The use of technology allows our children’s interests to flourish…our daughter wrote and typed an 80+ page novel a couple of years ago, writes extensive history essays, and is learning to use photo editing software in conjunction with developing her photography skills. Our son transitioned from a love of pattern blocks, tangrams, and snap circuits to teaching himself to design projects on TinkerCad and now Blender.
Simple coding projects, learning about energy, and making scientific observations help for a foundation to these types of skills. Technology isn’t going away, it’s advancing almost daily at the speed of light still and it can play a beautiful and enriching role in our children’s educations.
Engineers like to solve problems. If there are no problems handily available, they will create their own problems. - Scott Adams
We’ve been studying bridges a bit this year, specifically the Golden Gate and the Bay Bridge as we’re reading through Richard Halliburton’s Book of Marvels. The fact that one day someone looked across the waters surrounding San Francisco and thought of such marvelous ways to make travel across the Bay easier amazes me. The amount of research, planning, designing, sourcing of materials and labor that went into building those 2 bridges is absolutely astounding.
Great inventors, great engineers are brilliant at thinking through problems and coming up with excellent solutions to them for the world to enjoy.
“To be an artist is to believe in life.” – Henry Moore
Art education is actually one of my favorite topics and I NEVER learned about fine art until college. When I was growing up we did art in school…most of it with crayons and markers and cheap waterpaints. In high school I took an art class and learned all about charcoals, pastels, oil pastels, various types of paint, perspective drawing and more. I found out one thing, I LOVED it!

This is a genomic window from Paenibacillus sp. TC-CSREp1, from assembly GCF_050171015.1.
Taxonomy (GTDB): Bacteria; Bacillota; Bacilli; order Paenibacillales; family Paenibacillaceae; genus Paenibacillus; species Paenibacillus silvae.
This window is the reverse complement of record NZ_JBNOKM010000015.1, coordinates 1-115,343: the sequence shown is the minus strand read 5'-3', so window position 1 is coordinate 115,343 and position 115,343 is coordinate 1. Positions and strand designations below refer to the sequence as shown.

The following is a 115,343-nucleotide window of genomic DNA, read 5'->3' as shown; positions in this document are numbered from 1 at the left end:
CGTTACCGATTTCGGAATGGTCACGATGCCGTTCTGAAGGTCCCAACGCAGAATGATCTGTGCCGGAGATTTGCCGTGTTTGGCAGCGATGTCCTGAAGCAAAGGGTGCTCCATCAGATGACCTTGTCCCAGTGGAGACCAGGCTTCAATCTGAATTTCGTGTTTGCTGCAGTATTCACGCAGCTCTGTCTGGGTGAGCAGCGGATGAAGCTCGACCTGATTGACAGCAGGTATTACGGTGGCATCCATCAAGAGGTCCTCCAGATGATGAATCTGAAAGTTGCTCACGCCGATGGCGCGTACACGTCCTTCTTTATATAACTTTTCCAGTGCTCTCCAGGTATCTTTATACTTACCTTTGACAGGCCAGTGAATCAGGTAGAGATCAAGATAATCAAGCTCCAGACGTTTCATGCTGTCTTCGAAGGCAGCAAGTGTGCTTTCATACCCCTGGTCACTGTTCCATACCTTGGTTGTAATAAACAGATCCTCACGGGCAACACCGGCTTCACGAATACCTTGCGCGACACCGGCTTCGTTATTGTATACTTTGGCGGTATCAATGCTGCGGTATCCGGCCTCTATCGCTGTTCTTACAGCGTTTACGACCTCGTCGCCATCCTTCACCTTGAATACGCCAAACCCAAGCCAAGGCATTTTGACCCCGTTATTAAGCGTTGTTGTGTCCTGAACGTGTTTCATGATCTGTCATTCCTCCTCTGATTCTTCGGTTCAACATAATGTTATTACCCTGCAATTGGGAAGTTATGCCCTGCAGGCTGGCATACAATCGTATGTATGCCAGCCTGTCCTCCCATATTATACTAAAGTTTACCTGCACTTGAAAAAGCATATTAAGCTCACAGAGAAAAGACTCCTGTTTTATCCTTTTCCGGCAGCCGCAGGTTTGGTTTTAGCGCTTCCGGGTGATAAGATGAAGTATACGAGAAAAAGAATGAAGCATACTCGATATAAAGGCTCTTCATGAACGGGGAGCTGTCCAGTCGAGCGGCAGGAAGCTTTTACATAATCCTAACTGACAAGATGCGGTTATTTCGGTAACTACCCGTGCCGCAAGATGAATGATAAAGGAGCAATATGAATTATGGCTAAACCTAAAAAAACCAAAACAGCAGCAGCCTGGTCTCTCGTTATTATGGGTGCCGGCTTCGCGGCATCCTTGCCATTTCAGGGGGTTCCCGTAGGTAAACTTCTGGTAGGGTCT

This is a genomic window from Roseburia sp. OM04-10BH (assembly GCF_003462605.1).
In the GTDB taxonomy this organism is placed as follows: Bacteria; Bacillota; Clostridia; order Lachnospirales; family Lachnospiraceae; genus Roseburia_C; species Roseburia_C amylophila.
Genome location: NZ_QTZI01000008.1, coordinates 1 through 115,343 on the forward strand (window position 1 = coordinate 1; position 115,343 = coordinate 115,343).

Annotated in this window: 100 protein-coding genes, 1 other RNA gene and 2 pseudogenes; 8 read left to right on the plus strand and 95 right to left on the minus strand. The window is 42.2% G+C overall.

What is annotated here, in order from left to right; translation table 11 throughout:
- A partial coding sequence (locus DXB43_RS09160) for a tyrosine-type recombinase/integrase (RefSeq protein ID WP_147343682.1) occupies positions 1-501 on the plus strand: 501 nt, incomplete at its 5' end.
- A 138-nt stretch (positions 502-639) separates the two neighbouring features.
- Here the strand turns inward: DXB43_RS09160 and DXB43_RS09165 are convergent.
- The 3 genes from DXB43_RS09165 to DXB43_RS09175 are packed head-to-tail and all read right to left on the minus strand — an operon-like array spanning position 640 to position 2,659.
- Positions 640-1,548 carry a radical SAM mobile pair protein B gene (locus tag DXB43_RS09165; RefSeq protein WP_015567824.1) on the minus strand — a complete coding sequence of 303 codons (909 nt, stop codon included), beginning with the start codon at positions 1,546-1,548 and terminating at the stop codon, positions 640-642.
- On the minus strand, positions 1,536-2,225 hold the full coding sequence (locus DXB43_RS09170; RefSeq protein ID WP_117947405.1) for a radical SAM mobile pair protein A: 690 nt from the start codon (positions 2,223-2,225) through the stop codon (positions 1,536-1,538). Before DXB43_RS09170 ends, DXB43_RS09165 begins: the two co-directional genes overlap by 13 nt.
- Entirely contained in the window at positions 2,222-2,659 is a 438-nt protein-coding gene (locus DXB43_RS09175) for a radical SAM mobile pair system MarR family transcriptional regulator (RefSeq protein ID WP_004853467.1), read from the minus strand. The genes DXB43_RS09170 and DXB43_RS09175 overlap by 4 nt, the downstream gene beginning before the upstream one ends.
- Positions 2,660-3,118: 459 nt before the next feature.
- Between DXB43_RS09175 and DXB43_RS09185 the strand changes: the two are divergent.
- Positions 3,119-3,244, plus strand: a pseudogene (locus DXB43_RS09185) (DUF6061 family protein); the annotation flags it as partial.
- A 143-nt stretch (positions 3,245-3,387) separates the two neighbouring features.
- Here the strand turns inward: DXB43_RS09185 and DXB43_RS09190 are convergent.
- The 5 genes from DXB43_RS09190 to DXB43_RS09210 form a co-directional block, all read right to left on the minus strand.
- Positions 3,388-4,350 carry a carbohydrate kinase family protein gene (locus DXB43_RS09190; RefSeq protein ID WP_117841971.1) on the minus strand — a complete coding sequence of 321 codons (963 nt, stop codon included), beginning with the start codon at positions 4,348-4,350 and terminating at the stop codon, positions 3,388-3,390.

My freshman year of college I took an art history class and was amazed at all of the beauty that artists had created for us to enjoy over the centuries. I love visiting art museums and jump at the chance to see some of the world’s greatest works of art. I’ve seen Claude Monet’s watercolors, stared into Mona Lisa’s face, then beheld Paolo Veronese’s Wedding Feast of Cana. And I love introducing our children to the great artists and their work whether it’s through studies at home or finding traveling exhibits that feature great works and falling in love with art all over again with our children.
I’m not sure when the folks that thought up STEM decided to add Art to it and call it STEAM, but I think it was a great idea!
Mathematics is not about numbers, equations, computations, or algorithms: it is about understanding. –William Paul Thurston
This quote says it all. Math is about understanding relationships between numbers, between space and shapes, between connections of objects and so much more. True mathematical knowledge comes not only from knowing “how” to get the correct answer, but from knowing “why” it’s the correct answer. It comes from teaching our minds how to think mathematically and logically, how to organize our thoughts about data into patterns, sequences, and systems that work together. Multiplication is about more than just knowing the answer to “3x5” but how 3 groups of 5 (or 5 groups of 3 depending on how you look at it) work together and division is about knowing how to break numbers up into equal groups.
I read recently that Susan B. Anthony requested that her elementary teacher give her some multiplication and division problems so she could teach herself how to multiply and divide. He told her there was no reason a girl would need to know how to multiply or divide. I can think of so many, many ways that multiplication and division applies to everyone’s lives, but even “back in that day” so to speak a woman planning a meal for a large gathering would want to know that she had an equal number of biscuits or rolls or cookies for each person and would therefore have needed to know how to multiply. I’m so thankful that I was not raised in a world like that and that my teachers provided me with every opportunity I could hope for to learn math.